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Publication numberUS7855923 B2
Publication typeGrant
Application numberUS 12/426,098
Publication dateDec 21, 2010
Filing dateApr 17, 2009
Priority dateOct 31, 2008
Also published asUS7974121, US8009457, US8203893, US20100110763, US20110080768, US20110080782, US20110299324
Publication number12426098, 426098, US 7855923 B2, US 7855923B2, US-B2-7855923, US7855923 B2, US7855923B2
InventorsHai Li, Yiran Chen, Harry Hongyue Liu, Henry Huang, Ran Wang
Original AssigneeSeagate Technology Llc
Export CitationBiBTeX, EndNote, RefMan
External Links: USPTO, USPTO Assignment, Espacenet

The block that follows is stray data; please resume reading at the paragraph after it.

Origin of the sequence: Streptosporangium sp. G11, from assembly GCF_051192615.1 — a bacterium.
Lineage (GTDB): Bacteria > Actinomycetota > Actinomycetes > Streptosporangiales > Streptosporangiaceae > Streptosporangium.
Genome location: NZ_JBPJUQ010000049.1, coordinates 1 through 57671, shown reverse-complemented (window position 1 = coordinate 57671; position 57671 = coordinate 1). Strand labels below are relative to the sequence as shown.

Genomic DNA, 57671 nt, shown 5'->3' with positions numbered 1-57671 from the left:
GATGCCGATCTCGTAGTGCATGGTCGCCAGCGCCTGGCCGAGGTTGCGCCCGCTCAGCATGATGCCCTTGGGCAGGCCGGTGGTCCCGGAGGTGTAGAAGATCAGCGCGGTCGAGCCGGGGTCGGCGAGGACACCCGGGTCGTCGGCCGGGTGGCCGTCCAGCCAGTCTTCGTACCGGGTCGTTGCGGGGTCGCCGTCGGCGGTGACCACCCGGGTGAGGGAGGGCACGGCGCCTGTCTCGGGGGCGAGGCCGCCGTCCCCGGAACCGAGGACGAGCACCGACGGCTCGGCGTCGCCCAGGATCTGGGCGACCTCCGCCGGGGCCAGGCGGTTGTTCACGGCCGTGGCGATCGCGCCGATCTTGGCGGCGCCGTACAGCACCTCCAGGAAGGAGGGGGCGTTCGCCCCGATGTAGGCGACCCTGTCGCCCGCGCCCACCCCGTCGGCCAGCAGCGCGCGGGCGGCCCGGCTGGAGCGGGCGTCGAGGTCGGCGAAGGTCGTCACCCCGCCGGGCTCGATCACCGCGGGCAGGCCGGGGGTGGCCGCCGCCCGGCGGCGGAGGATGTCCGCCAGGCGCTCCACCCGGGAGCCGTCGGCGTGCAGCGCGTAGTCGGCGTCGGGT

Write current compensation using word line boosting circuitry
US 7855923 B2
Abstract
Apparatus and method for write current compensation in a non-volatile memory cell, such as but not limited to spin-torque transfer random access memory (STRAM) or resistive random access memory (RRAM). In accordance with some embodiments, a non-volatile memory cell has a resistive sense element (RSE) coupled to a switching device, the RSE having a hard programming direction and an easy programming direction opposite the hard programming direction. A voltage boosting circuit includes a capacitor which adds charge to a nominal non-zero voltage supplied by a voltage source to a node to generate a temporarily boosted voltage. The boosted voltage is applied to the switching device when the RSE is programmed in the hard programming direction.
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Claims(20)
1. An apparatus comprising: